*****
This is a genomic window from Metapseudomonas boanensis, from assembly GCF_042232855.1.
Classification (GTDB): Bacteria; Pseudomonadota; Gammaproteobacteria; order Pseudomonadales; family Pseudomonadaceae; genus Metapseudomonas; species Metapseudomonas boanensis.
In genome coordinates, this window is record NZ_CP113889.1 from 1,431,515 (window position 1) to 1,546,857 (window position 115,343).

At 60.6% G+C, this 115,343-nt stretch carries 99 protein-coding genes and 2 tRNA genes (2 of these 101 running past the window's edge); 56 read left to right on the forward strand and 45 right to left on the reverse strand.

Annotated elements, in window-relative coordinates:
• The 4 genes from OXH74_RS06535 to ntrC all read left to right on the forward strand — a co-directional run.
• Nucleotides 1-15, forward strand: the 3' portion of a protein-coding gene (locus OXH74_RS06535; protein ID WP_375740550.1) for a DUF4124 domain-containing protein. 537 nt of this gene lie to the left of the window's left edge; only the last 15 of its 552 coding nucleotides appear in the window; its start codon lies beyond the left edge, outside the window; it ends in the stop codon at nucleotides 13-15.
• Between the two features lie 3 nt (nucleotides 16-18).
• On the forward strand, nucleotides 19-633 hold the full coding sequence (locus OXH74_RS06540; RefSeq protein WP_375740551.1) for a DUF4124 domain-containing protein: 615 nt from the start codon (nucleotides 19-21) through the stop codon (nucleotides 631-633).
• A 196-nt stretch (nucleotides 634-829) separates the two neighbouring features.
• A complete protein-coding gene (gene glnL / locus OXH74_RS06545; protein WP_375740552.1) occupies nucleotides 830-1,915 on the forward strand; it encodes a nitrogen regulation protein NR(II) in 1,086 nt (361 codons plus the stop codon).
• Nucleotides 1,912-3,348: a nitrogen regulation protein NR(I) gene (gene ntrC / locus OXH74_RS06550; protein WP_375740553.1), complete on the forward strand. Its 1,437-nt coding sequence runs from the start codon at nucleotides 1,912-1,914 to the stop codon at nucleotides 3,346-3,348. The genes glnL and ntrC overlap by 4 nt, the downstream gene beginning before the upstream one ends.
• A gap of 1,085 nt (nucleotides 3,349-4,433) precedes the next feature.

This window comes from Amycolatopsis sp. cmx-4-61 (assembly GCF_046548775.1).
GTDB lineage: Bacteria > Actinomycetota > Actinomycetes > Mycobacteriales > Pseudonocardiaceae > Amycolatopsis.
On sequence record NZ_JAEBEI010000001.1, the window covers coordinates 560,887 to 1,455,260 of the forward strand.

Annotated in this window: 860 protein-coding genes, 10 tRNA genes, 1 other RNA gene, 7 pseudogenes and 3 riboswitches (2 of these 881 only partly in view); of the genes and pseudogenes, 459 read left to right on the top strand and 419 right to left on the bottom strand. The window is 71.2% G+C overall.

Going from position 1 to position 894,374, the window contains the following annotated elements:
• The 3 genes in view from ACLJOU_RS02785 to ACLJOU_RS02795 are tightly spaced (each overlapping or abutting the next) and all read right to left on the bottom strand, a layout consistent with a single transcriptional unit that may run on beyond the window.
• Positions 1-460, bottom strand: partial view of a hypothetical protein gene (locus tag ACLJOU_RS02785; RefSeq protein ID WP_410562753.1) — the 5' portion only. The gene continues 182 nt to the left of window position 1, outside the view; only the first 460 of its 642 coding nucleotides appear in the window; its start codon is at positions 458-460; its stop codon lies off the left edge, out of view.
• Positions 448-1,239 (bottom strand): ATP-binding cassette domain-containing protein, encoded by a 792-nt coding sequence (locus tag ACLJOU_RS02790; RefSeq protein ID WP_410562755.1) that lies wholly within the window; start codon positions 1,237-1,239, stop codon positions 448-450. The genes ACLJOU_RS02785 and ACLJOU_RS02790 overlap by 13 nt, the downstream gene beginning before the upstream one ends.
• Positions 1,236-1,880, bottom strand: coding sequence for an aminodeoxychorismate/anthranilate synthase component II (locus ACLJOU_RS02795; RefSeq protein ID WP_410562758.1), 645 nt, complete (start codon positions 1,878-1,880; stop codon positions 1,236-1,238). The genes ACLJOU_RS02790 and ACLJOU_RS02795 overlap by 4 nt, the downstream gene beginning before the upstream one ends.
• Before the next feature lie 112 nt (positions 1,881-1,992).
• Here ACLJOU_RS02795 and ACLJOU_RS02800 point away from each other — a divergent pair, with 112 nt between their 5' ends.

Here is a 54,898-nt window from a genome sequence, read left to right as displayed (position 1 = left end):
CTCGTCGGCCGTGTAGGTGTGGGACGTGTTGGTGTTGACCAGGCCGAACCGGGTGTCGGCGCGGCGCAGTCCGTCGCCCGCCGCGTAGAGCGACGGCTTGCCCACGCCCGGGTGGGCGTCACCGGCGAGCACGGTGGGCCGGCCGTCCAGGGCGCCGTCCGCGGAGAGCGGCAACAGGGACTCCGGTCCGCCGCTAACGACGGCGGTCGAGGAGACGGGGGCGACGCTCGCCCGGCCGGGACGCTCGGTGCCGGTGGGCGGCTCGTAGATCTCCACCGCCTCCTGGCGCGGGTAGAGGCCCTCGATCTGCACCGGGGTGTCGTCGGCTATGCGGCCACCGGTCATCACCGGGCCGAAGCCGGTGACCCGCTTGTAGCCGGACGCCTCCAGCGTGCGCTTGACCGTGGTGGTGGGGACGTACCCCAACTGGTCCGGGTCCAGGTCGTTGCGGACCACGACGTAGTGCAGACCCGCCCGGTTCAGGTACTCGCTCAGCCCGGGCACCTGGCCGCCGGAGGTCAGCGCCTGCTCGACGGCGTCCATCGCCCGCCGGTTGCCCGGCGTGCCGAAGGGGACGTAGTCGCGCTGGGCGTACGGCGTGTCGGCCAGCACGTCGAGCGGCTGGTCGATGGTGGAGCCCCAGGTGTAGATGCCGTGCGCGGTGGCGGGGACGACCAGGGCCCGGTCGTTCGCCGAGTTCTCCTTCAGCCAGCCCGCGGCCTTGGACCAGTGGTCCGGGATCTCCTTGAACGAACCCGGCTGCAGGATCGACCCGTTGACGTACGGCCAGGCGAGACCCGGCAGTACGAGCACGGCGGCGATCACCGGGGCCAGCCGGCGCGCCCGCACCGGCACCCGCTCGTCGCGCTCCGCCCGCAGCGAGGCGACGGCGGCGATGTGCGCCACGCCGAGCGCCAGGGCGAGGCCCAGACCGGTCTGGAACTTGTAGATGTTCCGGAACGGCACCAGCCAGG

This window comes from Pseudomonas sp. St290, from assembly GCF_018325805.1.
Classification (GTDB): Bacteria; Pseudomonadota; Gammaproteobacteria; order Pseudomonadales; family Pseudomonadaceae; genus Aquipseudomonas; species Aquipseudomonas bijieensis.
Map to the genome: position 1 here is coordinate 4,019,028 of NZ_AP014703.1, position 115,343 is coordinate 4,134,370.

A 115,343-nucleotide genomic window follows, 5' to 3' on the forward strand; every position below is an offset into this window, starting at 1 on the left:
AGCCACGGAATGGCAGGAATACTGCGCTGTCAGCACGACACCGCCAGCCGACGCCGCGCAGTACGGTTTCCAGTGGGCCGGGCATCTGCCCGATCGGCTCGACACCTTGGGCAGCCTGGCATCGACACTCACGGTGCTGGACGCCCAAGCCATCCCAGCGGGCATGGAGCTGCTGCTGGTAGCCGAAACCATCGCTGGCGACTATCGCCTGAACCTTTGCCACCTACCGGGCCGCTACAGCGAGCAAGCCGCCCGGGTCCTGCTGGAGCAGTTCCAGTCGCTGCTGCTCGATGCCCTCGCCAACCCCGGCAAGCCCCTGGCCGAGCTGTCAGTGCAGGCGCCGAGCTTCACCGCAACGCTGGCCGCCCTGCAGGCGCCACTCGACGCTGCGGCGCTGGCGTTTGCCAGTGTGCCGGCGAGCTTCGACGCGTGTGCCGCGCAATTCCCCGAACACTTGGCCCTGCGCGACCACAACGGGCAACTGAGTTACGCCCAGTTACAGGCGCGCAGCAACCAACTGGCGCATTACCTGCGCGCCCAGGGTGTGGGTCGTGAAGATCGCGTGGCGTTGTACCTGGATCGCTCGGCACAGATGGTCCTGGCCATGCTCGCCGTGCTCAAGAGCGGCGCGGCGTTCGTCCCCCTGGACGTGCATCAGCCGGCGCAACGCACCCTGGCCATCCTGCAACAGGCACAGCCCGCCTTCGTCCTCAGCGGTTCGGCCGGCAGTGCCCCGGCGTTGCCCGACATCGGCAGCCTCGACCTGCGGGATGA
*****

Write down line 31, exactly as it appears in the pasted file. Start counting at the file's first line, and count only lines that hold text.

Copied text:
AGCCACGGAATGGCAGGAATACTGCGCTGTCAGCACGACACCGCCAGCCGACGCCGCGCAGTACGGTTTCCAGTGGGCCGGGCATCTGCCCGATCGGCTCGACACCTTGGGCAGCCTGGCATCGACACTCACGGTGCTGGACGCCCAAGCCATCCCAGCGGGCATGGAGCTGCTGCTGGTAGCCGAAACCATCGCTGGCGACTATCGCCTGAACCTTTGCCACCTACCGGGCCGCTACAGCGAGCAAGCCGCCCGGGTCCTGCTGGAGCAGTTCCAGTCGCTGCTGCTCGATGCCCTCGCCAACCCCGGCAAGCCCCTGGCCGAGCTGTCAGTGCAGGCGCCGAGCTTCACCGCAACGCTGGCCGCCCTGCAGGCGCCACTCGACGCTGCGGCGCTGGCGTTTGCCAGTGTGCCGGCGAGCTTCGACGCGTGTGCCGCGCAATTCCCCGAACACTTGGCCCTGCGCGACCACAACGGGCAACTGAGTTACGCCCAGTTACAGGCGCGCAGCAACCAACTGGCGCATTACCTGCGCGCCCAGGGTGTGGGTCGTGAAGATCGCGTGGCGTTGTACCTGGATCGCTCGGCACAGATGGTCCTGGCCATGCTCGCCGTGCTCAAGAGCGGCGCGGCGTTCGTCCCCCTGGACGTGCATCAGCCGGCGCAACGCACCCTGGCCATCCTGCAACAGGCACAGCCCGCCTTCGTCCTCAGCGGTTCGGCCGGCAGTGCCCCGGCGTTGCCCGACATCGGCAGCCTCGACCTGCGGGATGA